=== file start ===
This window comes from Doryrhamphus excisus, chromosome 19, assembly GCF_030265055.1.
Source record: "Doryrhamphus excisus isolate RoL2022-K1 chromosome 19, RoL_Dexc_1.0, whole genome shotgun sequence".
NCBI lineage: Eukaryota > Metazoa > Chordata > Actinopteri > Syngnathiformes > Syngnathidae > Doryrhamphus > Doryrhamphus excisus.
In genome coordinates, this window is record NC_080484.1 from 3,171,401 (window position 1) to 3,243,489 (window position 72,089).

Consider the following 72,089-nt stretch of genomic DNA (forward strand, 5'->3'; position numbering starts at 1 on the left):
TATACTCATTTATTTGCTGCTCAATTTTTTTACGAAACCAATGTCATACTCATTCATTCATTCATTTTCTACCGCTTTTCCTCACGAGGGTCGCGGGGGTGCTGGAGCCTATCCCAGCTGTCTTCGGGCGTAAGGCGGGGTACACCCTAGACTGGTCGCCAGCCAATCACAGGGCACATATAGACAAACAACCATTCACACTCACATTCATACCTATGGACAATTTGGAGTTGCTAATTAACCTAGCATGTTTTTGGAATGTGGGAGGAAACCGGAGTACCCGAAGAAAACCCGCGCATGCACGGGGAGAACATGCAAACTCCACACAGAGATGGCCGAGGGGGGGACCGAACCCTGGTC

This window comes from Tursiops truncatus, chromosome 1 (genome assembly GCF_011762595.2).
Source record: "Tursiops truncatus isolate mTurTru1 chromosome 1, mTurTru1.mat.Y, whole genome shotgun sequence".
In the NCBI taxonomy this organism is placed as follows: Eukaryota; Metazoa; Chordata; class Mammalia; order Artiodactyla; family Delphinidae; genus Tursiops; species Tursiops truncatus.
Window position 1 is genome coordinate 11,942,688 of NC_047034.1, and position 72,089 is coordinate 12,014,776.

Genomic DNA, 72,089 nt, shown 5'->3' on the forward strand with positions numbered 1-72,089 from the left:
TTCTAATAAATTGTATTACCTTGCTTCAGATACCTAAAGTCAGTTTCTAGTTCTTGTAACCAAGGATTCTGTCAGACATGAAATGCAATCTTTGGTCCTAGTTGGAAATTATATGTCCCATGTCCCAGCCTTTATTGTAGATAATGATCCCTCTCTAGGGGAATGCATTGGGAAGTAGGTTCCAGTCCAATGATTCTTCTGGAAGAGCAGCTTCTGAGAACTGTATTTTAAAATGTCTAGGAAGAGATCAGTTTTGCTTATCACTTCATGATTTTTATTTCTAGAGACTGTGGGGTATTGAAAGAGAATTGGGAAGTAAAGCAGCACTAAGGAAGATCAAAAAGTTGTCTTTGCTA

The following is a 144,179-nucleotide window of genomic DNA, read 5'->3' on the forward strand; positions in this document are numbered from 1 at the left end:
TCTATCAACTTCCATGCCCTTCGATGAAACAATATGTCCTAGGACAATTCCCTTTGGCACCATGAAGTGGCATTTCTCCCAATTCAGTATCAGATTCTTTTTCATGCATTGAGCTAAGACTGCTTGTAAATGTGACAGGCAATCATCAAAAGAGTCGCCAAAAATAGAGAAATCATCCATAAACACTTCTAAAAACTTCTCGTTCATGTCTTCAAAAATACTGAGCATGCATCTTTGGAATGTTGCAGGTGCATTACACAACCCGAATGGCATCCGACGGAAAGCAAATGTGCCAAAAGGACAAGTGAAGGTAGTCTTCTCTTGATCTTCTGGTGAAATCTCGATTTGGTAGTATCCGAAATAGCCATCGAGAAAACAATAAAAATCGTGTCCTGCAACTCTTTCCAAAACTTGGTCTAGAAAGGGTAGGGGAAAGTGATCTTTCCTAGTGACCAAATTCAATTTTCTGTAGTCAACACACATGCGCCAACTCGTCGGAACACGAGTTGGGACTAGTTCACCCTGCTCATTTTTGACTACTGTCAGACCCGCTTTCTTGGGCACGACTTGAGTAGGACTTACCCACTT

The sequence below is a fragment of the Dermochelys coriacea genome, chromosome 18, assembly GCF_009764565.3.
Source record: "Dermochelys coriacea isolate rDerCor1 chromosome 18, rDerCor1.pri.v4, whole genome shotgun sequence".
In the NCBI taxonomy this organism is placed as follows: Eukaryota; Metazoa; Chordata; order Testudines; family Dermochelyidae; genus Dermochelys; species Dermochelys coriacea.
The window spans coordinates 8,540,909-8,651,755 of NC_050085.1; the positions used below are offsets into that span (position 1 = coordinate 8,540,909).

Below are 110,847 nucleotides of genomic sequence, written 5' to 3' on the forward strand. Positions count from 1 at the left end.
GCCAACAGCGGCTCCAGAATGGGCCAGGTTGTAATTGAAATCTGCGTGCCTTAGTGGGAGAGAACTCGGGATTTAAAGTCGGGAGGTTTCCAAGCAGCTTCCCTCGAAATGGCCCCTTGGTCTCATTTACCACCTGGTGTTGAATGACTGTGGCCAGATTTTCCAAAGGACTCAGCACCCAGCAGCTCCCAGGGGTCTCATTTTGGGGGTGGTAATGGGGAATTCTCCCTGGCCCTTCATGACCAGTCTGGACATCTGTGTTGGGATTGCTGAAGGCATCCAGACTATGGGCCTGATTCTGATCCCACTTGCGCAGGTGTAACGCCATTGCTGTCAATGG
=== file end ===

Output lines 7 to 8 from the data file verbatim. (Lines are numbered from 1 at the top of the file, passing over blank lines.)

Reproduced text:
This window comes from Tursiops truncatus, chromosome 1 (genome assembly GCF_011762595.2).
Source record: "Tursiops truncatus isolate mTurTru1 chromosome 1, mTurTru1.mat.Y, whole genome shotgun sequence".